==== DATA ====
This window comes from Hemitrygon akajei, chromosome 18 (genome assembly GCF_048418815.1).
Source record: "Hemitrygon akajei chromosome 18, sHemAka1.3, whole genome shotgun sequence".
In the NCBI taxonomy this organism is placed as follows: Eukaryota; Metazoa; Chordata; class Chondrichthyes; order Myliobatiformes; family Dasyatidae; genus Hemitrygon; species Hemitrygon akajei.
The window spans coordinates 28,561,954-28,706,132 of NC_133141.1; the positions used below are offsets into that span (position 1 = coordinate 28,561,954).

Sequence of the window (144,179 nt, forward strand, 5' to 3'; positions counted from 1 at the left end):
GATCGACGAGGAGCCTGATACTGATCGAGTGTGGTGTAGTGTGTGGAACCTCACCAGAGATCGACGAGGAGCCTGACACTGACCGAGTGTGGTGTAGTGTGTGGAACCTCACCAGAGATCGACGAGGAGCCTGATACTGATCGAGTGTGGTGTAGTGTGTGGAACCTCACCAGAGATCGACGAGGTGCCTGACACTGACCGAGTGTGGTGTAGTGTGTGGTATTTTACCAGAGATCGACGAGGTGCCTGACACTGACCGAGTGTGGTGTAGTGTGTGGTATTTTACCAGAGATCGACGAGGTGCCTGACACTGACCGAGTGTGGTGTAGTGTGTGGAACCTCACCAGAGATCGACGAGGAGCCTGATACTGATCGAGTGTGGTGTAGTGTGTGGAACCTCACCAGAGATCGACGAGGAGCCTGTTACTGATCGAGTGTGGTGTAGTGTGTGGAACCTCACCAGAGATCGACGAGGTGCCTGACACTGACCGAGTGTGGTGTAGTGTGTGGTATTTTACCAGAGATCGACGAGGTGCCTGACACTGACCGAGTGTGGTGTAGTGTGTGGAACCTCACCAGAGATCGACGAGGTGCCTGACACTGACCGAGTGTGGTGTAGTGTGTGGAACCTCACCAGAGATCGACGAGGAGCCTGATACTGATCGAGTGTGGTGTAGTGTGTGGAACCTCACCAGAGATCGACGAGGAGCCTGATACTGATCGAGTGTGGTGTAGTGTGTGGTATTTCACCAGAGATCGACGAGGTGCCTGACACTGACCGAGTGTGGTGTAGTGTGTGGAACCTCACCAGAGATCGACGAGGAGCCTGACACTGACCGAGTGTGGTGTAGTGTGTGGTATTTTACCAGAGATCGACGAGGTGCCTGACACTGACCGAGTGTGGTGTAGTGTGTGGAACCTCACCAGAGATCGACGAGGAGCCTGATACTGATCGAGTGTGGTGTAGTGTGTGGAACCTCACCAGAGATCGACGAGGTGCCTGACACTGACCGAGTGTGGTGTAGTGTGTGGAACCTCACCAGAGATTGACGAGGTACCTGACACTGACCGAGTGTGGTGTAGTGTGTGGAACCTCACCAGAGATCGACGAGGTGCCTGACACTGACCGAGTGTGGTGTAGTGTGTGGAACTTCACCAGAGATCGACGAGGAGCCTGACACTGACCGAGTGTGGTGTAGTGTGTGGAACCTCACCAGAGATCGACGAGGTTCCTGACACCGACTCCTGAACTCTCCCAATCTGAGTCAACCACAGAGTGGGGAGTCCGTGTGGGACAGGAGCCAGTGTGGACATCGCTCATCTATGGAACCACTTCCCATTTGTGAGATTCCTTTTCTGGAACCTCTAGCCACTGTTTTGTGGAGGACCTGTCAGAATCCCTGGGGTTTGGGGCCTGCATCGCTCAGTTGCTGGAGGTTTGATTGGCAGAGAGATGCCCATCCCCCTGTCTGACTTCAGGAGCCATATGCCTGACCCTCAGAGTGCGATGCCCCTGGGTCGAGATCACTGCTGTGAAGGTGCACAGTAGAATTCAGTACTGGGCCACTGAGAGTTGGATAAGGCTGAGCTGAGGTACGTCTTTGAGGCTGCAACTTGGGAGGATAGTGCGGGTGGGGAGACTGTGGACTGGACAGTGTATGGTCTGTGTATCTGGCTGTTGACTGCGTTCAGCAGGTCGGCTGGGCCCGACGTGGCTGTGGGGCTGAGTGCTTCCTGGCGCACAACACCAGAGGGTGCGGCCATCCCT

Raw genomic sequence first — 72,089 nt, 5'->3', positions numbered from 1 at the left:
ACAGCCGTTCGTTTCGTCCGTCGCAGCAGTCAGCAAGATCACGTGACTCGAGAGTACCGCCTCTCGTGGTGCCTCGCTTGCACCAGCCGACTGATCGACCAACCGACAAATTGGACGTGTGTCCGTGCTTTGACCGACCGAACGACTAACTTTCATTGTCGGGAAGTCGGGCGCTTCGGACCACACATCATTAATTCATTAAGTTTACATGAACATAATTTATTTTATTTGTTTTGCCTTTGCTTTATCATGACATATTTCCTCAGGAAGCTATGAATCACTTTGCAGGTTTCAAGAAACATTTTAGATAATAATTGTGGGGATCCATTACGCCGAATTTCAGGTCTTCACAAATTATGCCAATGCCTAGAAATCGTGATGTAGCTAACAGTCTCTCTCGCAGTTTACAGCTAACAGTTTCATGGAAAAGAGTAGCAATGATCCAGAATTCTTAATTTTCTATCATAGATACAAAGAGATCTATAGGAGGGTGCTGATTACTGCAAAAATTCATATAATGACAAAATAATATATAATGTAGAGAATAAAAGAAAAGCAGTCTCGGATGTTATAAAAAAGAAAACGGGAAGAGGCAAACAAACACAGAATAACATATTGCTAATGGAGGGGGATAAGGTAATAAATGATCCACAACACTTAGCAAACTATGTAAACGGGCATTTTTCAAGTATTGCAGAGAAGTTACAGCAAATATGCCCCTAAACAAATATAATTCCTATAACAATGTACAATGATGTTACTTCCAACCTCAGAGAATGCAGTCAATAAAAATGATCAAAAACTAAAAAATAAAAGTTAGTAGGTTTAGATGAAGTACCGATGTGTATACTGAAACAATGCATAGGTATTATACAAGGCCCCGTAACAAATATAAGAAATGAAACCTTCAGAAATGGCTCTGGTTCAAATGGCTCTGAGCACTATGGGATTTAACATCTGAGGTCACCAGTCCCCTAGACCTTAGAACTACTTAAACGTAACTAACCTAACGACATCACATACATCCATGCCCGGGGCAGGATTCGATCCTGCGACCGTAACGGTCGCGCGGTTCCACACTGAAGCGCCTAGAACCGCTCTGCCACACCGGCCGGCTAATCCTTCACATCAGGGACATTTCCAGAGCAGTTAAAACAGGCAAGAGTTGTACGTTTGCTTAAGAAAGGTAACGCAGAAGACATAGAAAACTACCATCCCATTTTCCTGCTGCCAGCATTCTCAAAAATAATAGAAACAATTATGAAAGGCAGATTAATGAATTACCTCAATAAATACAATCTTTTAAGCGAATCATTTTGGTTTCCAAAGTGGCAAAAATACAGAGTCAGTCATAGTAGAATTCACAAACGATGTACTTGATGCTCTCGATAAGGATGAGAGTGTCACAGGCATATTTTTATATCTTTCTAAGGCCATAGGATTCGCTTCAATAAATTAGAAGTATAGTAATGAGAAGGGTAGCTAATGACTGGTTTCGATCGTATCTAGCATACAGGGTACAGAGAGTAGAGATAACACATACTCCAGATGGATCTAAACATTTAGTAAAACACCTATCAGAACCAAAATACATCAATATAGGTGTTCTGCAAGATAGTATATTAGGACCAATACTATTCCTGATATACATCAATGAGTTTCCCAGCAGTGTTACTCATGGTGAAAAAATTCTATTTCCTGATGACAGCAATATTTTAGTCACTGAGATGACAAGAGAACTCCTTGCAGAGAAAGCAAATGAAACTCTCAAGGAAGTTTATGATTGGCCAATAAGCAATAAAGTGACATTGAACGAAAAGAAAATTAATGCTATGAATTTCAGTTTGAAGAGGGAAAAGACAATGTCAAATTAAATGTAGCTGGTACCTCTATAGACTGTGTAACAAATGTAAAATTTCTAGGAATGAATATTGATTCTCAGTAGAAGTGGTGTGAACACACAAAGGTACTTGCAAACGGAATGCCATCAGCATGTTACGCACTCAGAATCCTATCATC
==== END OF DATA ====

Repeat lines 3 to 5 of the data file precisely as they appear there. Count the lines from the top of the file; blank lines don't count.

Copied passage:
In the NCBI taxonomy this organism is placed as follows: Eukaryota; Metazoa; Chordata; class Chondrichthyes; order Myliobatiformes; family Dasyatidae; genus Hemitrygon; species Hemitrygon akajei.
The window spans coordinates 28,561,954-28,706,132 of NC_133141.1; the positions used below are offsets into that span (position 1 = coordinate 28,561,954).

Sequence of the window (144,179 nt, forward strand, 5' to 3'; positions counted from 1 at the left end):